Wingin’ It: Going Lite

Like many things in life, improvisational theatre has rules; “yes, and…” is one them. Others include: don’t ask questions, don’t have arguments, no transaction scenes, etc. These rules exist to guide players into creating engaging scenes on stage, by helping them avoid the traps and pitfalls that can cause a scene to falter. By that same token, roleplaying games have rules, giving concrete instructions for resolving conflicts, so as to prevent a game of Dungeons and Dragons from devolving into a game of Cowboys and Indians (“I shot you!” “No, you didn’t!” “Yes, I did!”).

All in all, these rules (both for improv and RPGs) work well, doing what they need to do in order to keep things smooth and orderly. But with improv, in the big scheme of things, the rules are really more like guidelines. In fact, experienced players often throw the rules out completely, or have them so ingrained in their play-style that they no longer have to think about them. Newer players hold on to the rules, keep them in their heads while they play, and it shows. You can tell when a player is thinking about his next move, deciding what the “correct” response would be in a given situation. The rules become a crutch, and the sooner a player learns to move past them, the sooner he can progress.

I posit that the same is true for roleplaying games: too many rules just get in the way of rolling dice, having fun, and telling really good stories.

Don’t get me wrong, I really do enjoy games like Dungeons and Dragons, with books upon books of neat items and crazy powers, but I’m also the type of person to prefer 4th edition to 3rd, based primarily on the fact that they condensed much of the rule-set into the wonderful (and admittedly controversial) page 42. For those of you who don’t know, page 42 of the 4th edition Dungeon Master’s Guide contains a chart of generic target numbers and damage values for challenges appropriate to any specific character level. This page, in my opinion (and to each their own), has just enough in the way of rules for me to handle pretty much everything outside of the structured combat mechanics. Rather than dealing with a glut of specific rules for every conceivable situation, I only have to consult one chart. The challenges are more consistent, the game can move faster, and I can get down to playing rather than flipping through pages.

Unfortunately, Dungeons and Dragons, no matter the edition, is fairly rules-heavy and clunky, and sometimes that just gets in the way. Keeping track of initiative and hit points, remembering combat modifiers, creating balanced encounters, etc., all end up slowing down play. Even worse is when a system actively constrains what a character can and can’t do, both in character creation and in play. D&D-like class systems can be fun to play with when you’re killing monsters and taking their stuff, but they can feel quite restrictive if you’re trying to tell other kinds of stories.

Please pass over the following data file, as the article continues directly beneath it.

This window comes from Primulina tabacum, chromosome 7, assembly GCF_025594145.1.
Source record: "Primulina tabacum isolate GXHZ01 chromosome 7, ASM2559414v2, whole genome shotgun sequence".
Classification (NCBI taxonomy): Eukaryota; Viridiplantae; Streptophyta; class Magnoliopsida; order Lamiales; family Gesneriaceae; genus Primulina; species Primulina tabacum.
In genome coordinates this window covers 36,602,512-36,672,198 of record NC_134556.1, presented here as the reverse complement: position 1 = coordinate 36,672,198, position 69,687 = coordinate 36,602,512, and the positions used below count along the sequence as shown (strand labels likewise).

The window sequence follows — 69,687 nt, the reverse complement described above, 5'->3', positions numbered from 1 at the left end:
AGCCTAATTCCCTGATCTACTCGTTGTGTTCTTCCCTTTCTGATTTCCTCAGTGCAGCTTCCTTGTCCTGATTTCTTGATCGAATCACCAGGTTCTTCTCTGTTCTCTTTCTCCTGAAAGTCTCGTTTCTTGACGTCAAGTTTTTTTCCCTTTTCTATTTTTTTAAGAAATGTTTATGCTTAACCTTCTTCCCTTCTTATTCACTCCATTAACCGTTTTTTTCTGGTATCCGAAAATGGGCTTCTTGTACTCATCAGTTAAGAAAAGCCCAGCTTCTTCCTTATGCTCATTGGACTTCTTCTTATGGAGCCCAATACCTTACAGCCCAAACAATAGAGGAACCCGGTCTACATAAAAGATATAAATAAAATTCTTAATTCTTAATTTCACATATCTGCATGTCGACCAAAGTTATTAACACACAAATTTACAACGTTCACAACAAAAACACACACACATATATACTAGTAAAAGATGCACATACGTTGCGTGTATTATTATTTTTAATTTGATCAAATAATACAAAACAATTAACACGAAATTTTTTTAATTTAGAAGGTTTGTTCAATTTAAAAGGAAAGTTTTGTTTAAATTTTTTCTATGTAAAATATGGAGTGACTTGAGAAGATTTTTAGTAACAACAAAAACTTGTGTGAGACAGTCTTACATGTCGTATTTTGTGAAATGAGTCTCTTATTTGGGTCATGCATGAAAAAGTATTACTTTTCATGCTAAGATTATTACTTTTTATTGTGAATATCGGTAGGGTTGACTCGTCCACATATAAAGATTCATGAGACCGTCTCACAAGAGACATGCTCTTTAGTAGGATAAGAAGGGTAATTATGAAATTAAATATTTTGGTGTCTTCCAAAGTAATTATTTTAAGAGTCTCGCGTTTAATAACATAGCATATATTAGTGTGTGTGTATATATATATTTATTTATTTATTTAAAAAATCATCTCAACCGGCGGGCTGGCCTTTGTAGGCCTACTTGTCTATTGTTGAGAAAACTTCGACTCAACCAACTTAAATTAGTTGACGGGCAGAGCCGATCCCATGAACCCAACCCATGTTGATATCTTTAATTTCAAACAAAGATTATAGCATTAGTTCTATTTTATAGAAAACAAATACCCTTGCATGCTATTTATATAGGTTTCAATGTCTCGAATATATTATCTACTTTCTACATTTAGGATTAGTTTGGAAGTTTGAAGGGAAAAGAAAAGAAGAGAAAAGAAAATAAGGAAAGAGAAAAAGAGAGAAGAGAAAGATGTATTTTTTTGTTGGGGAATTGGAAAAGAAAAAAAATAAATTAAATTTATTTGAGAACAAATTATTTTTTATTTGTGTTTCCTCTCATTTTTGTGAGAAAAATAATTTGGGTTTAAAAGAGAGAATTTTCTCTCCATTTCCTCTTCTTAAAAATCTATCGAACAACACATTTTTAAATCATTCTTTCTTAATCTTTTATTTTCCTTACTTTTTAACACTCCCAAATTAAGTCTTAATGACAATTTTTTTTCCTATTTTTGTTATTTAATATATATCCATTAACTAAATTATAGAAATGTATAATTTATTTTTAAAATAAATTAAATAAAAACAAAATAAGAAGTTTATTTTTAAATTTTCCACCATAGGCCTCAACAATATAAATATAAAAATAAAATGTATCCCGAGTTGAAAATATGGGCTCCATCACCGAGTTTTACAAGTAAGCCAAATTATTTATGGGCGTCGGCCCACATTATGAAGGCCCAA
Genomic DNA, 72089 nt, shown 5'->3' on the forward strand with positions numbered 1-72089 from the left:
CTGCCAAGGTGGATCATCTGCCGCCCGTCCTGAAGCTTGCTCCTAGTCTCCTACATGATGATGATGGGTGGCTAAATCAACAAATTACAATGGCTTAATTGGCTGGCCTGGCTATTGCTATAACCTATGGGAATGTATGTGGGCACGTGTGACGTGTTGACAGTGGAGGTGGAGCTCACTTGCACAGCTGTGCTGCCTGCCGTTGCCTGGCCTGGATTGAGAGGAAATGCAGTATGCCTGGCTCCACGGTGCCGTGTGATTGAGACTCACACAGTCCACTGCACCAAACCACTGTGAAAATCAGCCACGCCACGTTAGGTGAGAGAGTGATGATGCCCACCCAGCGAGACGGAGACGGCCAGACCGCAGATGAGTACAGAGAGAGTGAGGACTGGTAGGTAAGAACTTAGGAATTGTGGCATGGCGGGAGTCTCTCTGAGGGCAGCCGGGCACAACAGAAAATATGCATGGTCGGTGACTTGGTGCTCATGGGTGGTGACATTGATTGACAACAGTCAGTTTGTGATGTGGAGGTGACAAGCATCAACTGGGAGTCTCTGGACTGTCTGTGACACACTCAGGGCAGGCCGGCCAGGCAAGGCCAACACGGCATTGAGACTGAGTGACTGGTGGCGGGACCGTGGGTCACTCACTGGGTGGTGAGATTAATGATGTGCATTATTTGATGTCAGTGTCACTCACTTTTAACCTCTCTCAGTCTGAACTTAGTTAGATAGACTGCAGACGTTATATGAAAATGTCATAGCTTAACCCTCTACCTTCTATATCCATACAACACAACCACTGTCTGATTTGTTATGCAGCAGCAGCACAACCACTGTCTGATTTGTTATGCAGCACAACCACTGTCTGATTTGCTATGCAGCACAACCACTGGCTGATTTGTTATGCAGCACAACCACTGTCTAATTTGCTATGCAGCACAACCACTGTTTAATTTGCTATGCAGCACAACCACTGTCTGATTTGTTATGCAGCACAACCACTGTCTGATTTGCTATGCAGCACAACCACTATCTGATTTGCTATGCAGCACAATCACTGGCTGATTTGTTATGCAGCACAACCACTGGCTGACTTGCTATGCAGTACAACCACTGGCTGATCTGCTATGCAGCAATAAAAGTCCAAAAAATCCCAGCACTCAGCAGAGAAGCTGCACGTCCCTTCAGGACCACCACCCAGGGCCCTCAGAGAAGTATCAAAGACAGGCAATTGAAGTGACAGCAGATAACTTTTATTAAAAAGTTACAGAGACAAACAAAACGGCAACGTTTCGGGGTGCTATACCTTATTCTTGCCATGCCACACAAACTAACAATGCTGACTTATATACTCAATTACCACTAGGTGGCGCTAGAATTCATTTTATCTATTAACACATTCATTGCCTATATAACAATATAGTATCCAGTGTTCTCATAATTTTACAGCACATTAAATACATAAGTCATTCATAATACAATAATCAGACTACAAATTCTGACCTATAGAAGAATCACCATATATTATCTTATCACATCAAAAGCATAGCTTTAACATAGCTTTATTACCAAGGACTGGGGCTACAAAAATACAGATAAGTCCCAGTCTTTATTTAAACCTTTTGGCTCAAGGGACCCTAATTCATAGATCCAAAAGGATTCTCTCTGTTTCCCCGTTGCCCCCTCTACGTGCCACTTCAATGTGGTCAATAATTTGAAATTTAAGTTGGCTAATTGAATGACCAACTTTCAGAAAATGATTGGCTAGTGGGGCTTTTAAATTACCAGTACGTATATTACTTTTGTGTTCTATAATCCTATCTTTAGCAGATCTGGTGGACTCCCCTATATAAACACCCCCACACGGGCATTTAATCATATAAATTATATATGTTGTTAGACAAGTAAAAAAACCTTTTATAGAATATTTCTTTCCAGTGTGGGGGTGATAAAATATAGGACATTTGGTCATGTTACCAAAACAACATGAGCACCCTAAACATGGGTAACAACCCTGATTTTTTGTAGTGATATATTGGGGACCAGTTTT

When I really just want to tell a story with my friends, I look for a system that is light on rules, in which character creation takes minutes and in which we can adjudicate conflicts in seconds. I want a game I can memorize, that can become second nature to me the first time I play it. I don’t need two dozen different skills, or stats for 150 different kinds of pistols (I’m looking at you, d20 Modern Weapons Locker). I just need something that lets me roll dice and have fun.

One of my favourite rules-lite systems has always been Risus, by S. John Ross. The (freely available) PDF consists of only six pages, half of which are examples, art, and optional rules. The game itself is fairly traditional — roll dice, compare to target number set by the gamemaster, move on — but the system is quick, elegant, and most importantly, it stays out of the way.

For something even lighter, and definitely less traditional, take a look at the Otherkind Dice mechanic, created by indie-games rock star Vincent Baker. To see it in the context of a game, check out John Harper’s GHOST/ECHO, one of my favourite things ever. Go ahead, take a look. It’ll only take a few minutes. Come back here when you’re done.

Done? Good. Otherkind Dice represents the kind of gaming system that makes me giddy. It’s incredibly simple, taking only a few minutes to learn and use. The system has other points in its favour, such as essentially having “yes, and…/no, but…” built in, as well allowing players to set the stakes of a conflict. Most importantly, it does exactly what RPG mechanics need to do: resolve conflicts and add challenges to the story. Nothing else. It doesn’t compare characters’ relative strengths, it doesn’t apply modifiers for environmental effects, and it sure as hell doesn’t calculate the percentile advantages of armour-piercing titanium bullets vs. garlic-laced silver bullets when shooting at the non-Euclidean hides of Lovecraftian horrors-from-beyond. With Otherkind Dice, characters don’t even need to have stats. That kind of detail in rule-sets can be fun to play with, but it’s all fluff. It just isn’t required in order to have fun playing a roleplaying game. All that you need is a way to decide which outcome occurs out of many possibilities.

When it comes down to it, roleplaying games are about sitting around with your friends and making stuff up. Anything else is unnecessary fluff. Why not try a rule-set that’s light and simple, and see where it takes you?

Wingin’ It is a series of articles that touch on improvisation, and how improv skills and philosophies can enhance your gaming. Have any questions, comments, or criticisms? Topics you’d like me to cover? Comment below and let me know.

[tags]improv, roleplaying games, rules-lite, wingin’ it[/tags]

What improvisers are doing, in essence, is getting up on stage and making stuff up.

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